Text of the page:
King Tut Death by Chariot? Not So Fast

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King Tutankhamun’s death is a mystery which may never be solved, says a new study on the best-known pharaoh of ancient Egypt.

The study indirectly dismisses a recent theory which ascribed King Tut's demise to a horrific chariot accident. According to the claim, which was detailed on Sunday in a new British documentary, the high-speed chariot crash would have smashed the boy king's rib cage and many of his internal organs, including his heart.

"It is not the first time that this mode of death has been mentioned," Salima Ikram, professor of Egyptology at The American University in Cairo, told Discovery News.

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"I wonder how could they say his internal organs were crushed. We won't know until the canopic jars housing his organs are examined," she said.

Frank Rühli, Head of the Centre for Evolutionary Medicine at the University of Zurich in Switzerland, agreed.

"Moreover, the mechanism of explanation for the accident is not fully provable," Rühli told Discovery News.

According to the researchers, the diagnosis of trauma caused by a chariot accident is one of the many hypothesis about King Tut's death for which not enough evidence can be found.

To prove their point, Ikram and Rühli reviewed medical claims about the best-known pharaoh of ancient Egypt, starting from as far back as 1925, when the mummy was unwrapped in the outer corridor of the tomb of Seti II (KV15) by Howard Carter and others.

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On that occasion, the mummy suffered some serious damage: it was dramatically disarticulated in the attempt to remove jewels and amulets.

Published in the latest issue of the Journal of Comparative Human Biology HOMO, the study is most comprehensive scientific assessment of the medical diagnoses on King Tut so far.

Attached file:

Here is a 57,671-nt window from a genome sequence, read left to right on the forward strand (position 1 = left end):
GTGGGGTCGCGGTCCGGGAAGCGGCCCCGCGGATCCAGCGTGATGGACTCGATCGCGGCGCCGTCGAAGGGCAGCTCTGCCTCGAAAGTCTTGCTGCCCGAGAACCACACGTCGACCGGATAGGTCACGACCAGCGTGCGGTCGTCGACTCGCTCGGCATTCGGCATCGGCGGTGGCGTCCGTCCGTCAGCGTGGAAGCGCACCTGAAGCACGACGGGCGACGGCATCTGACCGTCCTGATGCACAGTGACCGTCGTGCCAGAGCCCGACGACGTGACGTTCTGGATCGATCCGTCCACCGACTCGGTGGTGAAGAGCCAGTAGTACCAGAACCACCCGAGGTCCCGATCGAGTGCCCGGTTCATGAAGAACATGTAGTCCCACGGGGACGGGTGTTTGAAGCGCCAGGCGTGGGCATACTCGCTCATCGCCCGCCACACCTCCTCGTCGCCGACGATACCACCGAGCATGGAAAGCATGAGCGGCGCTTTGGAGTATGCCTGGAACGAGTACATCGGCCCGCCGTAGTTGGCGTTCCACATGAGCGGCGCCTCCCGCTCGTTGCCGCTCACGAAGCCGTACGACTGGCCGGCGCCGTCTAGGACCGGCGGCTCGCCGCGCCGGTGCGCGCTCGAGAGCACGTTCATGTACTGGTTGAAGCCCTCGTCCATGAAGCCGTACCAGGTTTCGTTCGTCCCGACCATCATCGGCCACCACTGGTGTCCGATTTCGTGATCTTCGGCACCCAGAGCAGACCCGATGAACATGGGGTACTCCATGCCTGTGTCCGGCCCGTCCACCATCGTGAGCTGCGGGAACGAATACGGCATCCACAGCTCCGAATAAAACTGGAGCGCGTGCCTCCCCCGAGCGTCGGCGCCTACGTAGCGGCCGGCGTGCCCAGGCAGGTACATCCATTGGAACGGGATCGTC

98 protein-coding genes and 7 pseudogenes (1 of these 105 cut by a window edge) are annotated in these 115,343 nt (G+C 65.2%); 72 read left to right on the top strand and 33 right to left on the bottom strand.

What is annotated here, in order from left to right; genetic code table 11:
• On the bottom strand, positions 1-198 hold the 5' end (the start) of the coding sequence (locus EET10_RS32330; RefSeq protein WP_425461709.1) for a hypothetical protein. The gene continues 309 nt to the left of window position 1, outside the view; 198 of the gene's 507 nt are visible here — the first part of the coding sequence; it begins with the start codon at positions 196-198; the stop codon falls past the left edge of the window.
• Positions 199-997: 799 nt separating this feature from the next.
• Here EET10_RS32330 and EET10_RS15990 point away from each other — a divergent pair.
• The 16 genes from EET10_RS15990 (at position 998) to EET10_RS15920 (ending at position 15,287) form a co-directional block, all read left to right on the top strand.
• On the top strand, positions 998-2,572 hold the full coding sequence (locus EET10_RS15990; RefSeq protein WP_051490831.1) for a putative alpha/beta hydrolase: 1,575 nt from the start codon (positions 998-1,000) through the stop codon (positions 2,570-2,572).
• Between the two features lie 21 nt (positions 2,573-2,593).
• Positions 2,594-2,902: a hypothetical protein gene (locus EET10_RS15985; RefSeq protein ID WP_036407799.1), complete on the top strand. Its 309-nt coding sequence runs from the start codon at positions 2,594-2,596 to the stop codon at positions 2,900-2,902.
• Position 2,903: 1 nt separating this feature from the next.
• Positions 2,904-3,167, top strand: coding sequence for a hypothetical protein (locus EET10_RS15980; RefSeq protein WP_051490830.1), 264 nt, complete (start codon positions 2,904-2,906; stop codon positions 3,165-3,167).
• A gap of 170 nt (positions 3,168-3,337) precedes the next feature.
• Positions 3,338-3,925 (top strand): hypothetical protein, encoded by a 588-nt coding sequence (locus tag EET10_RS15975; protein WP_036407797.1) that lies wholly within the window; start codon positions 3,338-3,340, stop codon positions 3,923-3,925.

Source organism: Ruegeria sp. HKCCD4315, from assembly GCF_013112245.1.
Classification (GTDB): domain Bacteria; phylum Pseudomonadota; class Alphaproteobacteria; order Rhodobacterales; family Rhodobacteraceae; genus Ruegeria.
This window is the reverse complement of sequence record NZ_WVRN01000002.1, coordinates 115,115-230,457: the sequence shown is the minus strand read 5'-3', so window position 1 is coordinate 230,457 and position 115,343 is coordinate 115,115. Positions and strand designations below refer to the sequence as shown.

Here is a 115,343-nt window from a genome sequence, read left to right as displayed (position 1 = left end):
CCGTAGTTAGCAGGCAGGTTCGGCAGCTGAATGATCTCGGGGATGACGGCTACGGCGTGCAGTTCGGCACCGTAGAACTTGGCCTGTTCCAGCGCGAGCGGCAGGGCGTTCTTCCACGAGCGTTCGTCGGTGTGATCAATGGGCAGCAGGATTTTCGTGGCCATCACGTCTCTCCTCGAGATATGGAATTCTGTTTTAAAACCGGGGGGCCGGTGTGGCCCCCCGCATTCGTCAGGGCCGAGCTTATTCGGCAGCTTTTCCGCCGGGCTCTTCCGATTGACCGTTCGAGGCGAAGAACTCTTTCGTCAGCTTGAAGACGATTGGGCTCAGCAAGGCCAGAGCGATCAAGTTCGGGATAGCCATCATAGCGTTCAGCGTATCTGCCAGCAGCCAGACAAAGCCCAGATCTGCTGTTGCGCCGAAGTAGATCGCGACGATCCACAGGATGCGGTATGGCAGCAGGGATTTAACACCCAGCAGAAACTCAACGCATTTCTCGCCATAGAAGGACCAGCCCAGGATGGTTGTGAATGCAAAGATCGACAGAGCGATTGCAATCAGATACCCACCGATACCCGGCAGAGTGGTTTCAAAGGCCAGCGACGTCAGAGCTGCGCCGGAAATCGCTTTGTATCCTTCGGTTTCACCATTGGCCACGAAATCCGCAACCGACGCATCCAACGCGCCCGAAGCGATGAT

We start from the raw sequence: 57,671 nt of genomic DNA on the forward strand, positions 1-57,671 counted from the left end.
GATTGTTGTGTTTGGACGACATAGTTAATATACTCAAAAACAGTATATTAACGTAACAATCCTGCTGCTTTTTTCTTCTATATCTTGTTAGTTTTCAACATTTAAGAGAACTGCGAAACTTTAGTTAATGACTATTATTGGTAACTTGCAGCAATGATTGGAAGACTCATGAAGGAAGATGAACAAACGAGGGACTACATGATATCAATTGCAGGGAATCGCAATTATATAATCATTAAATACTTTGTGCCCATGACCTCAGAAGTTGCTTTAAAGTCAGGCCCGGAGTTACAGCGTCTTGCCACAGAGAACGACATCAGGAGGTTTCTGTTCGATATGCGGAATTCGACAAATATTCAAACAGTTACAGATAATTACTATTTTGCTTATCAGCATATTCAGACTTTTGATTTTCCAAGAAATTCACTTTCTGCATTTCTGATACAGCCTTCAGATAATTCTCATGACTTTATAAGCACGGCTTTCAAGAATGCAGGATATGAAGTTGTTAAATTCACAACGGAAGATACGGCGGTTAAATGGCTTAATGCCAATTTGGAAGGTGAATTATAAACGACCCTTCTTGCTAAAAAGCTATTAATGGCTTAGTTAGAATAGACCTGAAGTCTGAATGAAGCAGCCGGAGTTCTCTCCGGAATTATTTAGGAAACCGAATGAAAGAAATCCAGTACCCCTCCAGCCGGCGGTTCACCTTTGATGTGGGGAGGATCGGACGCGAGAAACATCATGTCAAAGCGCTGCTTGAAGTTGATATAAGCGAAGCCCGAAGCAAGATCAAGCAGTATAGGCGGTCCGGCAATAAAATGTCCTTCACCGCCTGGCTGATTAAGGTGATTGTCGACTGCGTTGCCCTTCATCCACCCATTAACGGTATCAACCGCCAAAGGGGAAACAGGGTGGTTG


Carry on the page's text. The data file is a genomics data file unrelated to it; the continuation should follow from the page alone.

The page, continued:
"The most important finding of this latest publication is that Tutankhamun's medical case remains unsolved despite almost 80 years of research," Rühli said.

Since its discovery and until the 21st century, King Tut's mummy has been officially examined only twice. In 1968 UK anatomist Ronald Harrison took the first X-rays. Ten years later James Harris, a dentist from Michigan, examined the body inside the burial as he took high-quality radiographs of the teeth.

In 2005, the mummy underwent non invasive CT scans. A team of international scientists, which included Rühli, reviewed over 17,000 images of the mummy, while ancient DNA analysis was carried out in the following years.

"It was the first-ever published CT of any positively identified ancient royal mummy, as well as the first published DNA study. Yet some results, especially on the molecular part, have been questioned by others," Rühli said.

According to the researchers, Tut's case shows the complexities of palaeopathology: a single individual, who has been studied in detail by so many groups, can yield so many and sometimes contradictory results of analyses -- not to mention speculations often resting in the realm of fantasy.

"Tutankhamun is a key figure in the history of ancient Egypt: his luxurious burial was found virtually intact and his untimely death has captured the imagination of scholars and enthusiasts alike," Ikram said.

"As neither his body nor historical texts provide a definitive explanation for his demise, a lot of conjectures based on slim evidence have come forth," she added.

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